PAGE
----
Q: Should I write down my history of infertility?
A: Yes, it will definitely stream line your First Fertility Consultation. Focus on documenting your menstrual cycle including the number of days between your periods, ovulation pain, the presence of mid-cycle mucous, menstrual pain.
List all the operations you and your partner have had.
Q: Can I use the results from previous tests and the outcome of previous procedures such as a laparoscopy?
A: It is important to use all the information that you have on yourselves including blood tests, semen analysis results and reports of all previous procedures.
Q: What should I expect with my first consultation?
A: Your fertility specialist will go through a detailed history of your medical background and your past attempts at pregnancy. They will review all your previous records, and then talk about infertility causes in general before specifically addressing your problems. The 3 main areas of concern are egg quality, sperm quality, and determining if the egg and sperm can meet. The latter involves fallopian tube function, and ruling out other pelvic conditions such as endometriosis.
Q: Will I have a pelvic scan?
A: A vaginal pelvic ultrasound will be done to assess your uterus, ovaries and pelvis (this is not a painful procedure). This scan will provide enormous information regarding your uterus and ovaries. The uterine scan will be able to diagnose uterine fibroids, adenomyosis and possible hormonal and physical problems with the endometrium (lining of the uterus)
The scan of the ovaries will measure ovarian size (this is a measure of the number of eggs in the ovary), check for the presence of Polycystic Ovaries and look for possible endometriosis in the ovaries.
Q: Will I be given a diagnosis on my First Visit?
A: Your Fertility specialist will summarise his findings based on your history, previous tests and your vaginal ultrasound findings. This will often lead to a preliminary diagnosis. If you are a first time fertility patient you will need to have further investigations.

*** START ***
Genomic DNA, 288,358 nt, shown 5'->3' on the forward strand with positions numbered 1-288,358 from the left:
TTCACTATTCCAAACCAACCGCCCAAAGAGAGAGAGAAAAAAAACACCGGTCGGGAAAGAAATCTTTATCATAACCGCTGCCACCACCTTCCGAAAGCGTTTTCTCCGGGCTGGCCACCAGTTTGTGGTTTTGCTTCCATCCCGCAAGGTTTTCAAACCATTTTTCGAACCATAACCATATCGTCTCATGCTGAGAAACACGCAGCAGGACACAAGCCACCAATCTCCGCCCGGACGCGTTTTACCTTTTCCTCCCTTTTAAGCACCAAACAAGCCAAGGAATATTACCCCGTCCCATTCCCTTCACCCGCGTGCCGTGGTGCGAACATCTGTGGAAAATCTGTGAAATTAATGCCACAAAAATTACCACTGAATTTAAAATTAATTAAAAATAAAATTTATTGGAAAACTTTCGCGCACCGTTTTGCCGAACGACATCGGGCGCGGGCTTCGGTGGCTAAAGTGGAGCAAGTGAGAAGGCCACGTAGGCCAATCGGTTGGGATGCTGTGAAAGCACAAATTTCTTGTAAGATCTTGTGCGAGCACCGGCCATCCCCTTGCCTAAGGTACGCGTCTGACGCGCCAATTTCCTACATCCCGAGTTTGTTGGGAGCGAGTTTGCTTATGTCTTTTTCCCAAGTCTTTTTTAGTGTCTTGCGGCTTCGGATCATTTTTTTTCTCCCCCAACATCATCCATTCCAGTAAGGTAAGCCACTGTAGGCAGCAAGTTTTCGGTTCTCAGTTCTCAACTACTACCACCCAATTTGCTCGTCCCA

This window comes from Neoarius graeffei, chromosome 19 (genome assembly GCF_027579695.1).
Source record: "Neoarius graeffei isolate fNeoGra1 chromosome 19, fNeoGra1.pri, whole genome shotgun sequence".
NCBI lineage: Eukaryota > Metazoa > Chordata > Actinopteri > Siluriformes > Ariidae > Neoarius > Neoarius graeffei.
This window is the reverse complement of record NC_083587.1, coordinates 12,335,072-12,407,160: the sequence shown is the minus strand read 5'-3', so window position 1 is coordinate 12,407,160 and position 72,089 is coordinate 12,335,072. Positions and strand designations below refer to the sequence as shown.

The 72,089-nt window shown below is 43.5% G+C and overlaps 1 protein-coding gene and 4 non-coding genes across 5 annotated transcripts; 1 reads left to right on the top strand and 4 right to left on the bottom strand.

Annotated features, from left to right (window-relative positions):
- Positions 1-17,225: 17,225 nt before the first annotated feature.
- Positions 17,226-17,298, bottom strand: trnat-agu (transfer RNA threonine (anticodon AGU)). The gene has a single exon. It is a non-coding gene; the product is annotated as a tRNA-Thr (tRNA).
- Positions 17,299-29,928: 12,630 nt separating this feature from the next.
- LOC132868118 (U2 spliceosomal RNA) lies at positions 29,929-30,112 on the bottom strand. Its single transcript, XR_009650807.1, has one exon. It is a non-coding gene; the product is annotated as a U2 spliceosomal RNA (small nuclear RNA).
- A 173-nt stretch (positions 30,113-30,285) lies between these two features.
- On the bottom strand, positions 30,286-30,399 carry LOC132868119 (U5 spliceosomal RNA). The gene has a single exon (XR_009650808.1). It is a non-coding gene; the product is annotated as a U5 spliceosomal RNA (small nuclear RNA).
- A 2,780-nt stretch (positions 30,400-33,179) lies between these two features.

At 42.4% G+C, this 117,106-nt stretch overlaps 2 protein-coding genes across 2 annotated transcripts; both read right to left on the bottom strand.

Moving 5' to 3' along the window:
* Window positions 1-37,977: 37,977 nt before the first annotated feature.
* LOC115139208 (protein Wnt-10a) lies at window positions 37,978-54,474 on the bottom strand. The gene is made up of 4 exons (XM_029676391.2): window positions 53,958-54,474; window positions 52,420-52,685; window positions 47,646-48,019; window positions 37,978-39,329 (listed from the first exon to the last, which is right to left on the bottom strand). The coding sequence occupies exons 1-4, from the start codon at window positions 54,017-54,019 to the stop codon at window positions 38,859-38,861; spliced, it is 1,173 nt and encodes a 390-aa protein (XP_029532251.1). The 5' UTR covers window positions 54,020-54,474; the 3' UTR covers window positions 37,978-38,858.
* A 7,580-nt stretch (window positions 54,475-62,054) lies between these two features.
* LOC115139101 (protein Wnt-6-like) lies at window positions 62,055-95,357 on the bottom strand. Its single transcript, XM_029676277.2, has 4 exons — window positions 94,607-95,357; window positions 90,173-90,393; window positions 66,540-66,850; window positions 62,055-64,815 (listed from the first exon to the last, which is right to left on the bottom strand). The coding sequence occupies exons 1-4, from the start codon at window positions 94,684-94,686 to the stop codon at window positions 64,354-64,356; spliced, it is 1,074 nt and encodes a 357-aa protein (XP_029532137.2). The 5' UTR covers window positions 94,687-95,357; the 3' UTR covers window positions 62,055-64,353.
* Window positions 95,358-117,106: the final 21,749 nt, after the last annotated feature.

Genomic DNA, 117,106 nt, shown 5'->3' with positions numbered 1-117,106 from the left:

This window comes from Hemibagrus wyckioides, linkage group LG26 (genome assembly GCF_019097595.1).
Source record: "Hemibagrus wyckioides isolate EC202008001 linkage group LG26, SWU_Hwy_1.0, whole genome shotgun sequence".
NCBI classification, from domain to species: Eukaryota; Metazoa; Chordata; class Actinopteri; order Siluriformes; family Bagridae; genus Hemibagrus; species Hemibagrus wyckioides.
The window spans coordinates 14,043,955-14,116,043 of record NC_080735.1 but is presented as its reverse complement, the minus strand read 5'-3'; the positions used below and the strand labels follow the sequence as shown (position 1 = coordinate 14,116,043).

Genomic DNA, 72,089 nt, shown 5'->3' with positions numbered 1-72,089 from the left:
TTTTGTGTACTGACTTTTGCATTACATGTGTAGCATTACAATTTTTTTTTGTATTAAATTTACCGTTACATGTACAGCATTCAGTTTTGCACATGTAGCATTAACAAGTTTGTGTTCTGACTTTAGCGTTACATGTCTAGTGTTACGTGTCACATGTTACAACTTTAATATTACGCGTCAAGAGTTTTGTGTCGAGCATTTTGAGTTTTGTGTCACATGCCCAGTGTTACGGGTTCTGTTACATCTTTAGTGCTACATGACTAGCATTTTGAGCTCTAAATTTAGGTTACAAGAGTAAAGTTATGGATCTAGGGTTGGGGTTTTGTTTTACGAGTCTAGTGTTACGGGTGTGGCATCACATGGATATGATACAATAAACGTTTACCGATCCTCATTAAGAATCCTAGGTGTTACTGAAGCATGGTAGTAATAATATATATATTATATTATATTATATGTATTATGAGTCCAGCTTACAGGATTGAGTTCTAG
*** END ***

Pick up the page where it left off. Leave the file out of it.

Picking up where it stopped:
Q: If I have had investigations before will they need to be repeated?
A: This will depend on how old the results are and what laboratory was used.
Q: What investigations would we be expected to have?
A: Typically, for first time couples, this will involve a semen analysis, blood work on the male and female and a cycle assessment.
Q: What is a cycle assessment?
A: This includes a vaginal pelvic scan on day 12 of your cycle.
If you are ovulating a post coital (post intercourse) test is done. You will need to have intercourse on the morning that you are ovulating. You will then visit your fertility doctor and a sample of mucous will be taken. This is to check if your mucous is hostile to the sperm.
Q: What Treatment options are available?
A: Treatment options can be as simple as the use of mild fertility medications with ultrasound monitoring and timed intercourse, or may entail the use of intrauterine insemination (IUI) or in vitro fertilisation (IVF). IUI involves placing “washed” sperm in the uterus at or around the time of ovulation. IVF involves extracting eggs through a painless process and injecting them with sperm to create embryos that are developed in the laboratory for about 5 days before placing them back into the uterus. IVF carries with it the highest pregnancy rates, but is also the most involved type of treatment.
– with thanks to Dr Antonio Rodrigues, Medfem
(To learn more about Medfem and their services, contact them at +27 (11) 463 2244, or by e-mailing them at firstname.lastname@example.org)